EV Bake Off – Part 1 – Introduction

Introduction

So I’ve been a PHEV (Plugin Hybrid Electric Vehicle) driver for nearly 2 years, a Golf GTE, a fantastic car, I’ll cover it in another review here, it really is one of the best cars I’ve ever had, but driving it and a recent test drive in a Tesla Model S has made me literally crave the full Electric experience. I have a 32 amp (7.2kW) home Charger already fitted to my house, I know technically this is just power source as the charger is actually built into the cars, but we will not go into that. I use it to charge the GTE every night, I went for 32 amp even though the GTE only charges at 16 amps (3.6kW) in an effort to future-proof subsequent car decisions.

kiloWattnow?

Interestingly you will note above the numbers in brackets, these are kilo Watts, I’ve been so used to using amps throughout my life, this is one thing that needs to change for the public to usefully accept Electric Vehicles, we need to start talking about kilo Watts (kW) instead of Amps, you will also notice the use of kWh or kilo watt hours, the difference is not initially easily understood, but a quick read of this article should help

In summary these two statements are key,

  1. kW is a unit of power, power is the rate of generation or use of energy.
  2. kWh is the measure of energy contained within something

So an electrical supply provides power at a kW rate, that can be stored in a battery that will provide energy in kWh. I’m sure some ‘specialists’ may point out flaws in what is written, but it’s largely correct I believe.

*note the capitalisation of kWh and Ah (in the case of BMW) is important, this link explains why

In summary again, Watts and Amps (Ampere) are named after people, hence the capitals, the other units, kilo and hours, are not named after people, hence the lower case, not that important really unless you post online, at which point someone will always point it out, may as well get it right!

Why an Electric car now?

I moved from a diesel Volvo to a PHEV Golf GTE nearly 2 years ago, I’d like to say it was entirely down to ‘Dieselgate‘ with VW and my conscience, but that would only be partially true, using my works salary sacrifice scheme the benefit in kind tax (BiK) is very attractive on Electric and Hybrid cars, so I went with a Plugin Hybrid Electric Vehicle (PHEV) as my initial risk-free step to electric.

This is how I believe most people will go to electric cars, via PHEV, they are a great way to safely introduce the benefits of electric, without the ‘anxiety’ of the downsides being a problem. I have found the Golf GTE to be a revelation, the electric experience is such that I started to consider my next car as a full BEV only a few months into running the Golf.  My wife’s car is a 3 cylinder 1.0 Peugeot 208, a normal Internal Combustion Engine (ICE) this is due for replacement in March 2017 and after initial reluctance to drive my PHEV Golf, recently she has grown to love the experience in the GTE, so as we plan the replacement of her current ICE car, we have decided to focus on a selection of the most popular BEV’s (Battery Electric Vehicle) available today as our main options.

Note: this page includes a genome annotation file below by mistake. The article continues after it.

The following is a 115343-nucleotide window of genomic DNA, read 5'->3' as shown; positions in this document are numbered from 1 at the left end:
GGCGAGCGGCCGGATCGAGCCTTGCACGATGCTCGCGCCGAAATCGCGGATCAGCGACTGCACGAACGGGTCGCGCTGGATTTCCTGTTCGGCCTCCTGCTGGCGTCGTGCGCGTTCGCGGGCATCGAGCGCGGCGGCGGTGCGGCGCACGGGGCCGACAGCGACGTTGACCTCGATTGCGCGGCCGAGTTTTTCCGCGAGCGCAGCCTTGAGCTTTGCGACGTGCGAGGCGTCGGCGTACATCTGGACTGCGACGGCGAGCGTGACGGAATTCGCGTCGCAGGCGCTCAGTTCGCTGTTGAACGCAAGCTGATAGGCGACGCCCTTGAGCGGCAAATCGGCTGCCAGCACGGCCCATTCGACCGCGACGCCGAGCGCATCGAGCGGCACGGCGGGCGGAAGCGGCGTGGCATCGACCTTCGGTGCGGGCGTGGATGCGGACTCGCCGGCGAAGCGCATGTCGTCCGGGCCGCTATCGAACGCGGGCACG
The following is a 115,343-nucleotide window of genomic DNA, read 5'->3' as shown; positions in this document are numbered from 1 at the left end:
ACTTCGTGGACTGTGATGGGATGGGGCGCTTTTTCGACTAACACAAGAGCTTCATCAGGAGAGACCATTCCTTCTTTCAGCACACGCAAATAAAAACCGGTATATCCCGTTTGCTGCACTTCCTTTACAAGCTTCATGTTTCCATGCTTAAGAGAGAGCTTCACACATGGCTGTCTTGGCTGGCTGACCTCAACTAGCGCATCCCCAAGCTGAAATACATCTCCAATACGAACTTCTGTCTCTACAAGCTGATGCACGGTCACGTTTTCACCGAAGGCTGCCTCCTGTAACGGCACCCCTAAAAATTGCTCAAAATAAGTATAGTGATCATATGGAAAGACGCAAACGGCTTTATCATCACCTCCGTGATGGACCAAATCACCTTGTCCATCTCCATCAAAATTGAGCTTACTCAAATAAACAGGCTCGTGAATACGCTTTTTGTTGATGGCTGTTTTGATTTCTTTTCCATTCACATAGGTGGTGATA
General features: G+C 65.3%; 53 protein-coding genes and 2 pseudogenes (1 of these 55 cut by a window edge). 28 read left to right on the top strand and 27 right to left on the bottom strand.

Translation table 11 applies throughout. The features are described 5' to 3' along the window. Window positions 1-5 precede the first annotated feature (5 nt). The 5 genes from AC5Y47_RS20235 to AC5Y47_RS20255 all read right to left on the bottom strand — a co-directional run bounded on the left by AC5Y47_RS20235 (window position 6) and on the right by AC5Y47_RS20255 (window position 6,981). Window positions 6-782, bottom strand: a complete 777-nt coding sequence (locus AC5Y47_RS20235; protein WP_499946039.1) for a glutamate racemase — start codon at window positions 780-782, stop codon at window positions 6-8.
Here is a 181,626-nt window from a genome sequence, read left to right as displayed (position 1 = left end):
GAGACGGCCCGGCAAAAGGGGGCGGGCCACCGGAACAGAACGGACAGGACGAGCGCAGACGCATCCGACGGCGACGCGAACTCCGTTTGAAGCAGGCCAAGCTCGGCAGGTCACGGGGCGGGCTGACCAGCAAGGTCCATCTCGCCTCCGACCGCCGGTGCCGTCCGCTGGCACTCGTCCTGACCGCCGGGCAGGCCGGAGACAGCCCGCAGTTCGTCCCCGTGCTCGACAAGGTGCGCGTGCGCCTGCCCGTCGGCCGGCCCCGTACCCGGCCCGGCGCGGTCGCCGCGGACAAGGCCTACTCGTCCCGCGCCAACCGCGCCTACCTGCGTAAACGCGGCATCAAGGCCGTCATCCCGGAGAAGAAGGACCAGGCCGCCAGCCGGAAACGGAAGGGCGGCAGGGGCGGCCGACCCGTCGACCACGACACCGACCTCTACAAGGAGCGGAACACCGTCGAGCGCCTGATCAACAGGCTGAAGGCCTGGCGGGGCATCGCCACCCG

1. BMW i3
  2. Nissan Leaf
  3. Renault Zoe

To properly test drive these cars you need to spend more time with them than a ‘normal’ 20 minute test drive, the Dealers, to be fair, understand this and will normally allow potential buyers to see how Electric cars fit their lifestyle by allowing them to take the car for between 24 hours to 4 days depending on the specific dealer.

I highly recommend driving these cars for an extended period, especially if you have never driven an electric car before, because you really have to get comfortable with the experience of charging, space and performance. You have to consider if these cars fit your lifestyle and driving habits, this can only be achieved by driving over the course of a day or two.

All of the dealers I approached warmly offered the extended test drives, Renault offered the car for 24 hours, while Nissan and BMW offered the car for up to 3-4 days if required.

Next steps

I’ll report how I felt about the cars and what my order of choice is and, more importantly, how my wife felt about the cars and how she ranked them. I intend to test the range of each car with a ‘normal’ type trip, how the cars feel generally driving and any other pros or cons and ultimately our conclusion.

So, our experiences with each individual car will be published on the links below over the coming days.

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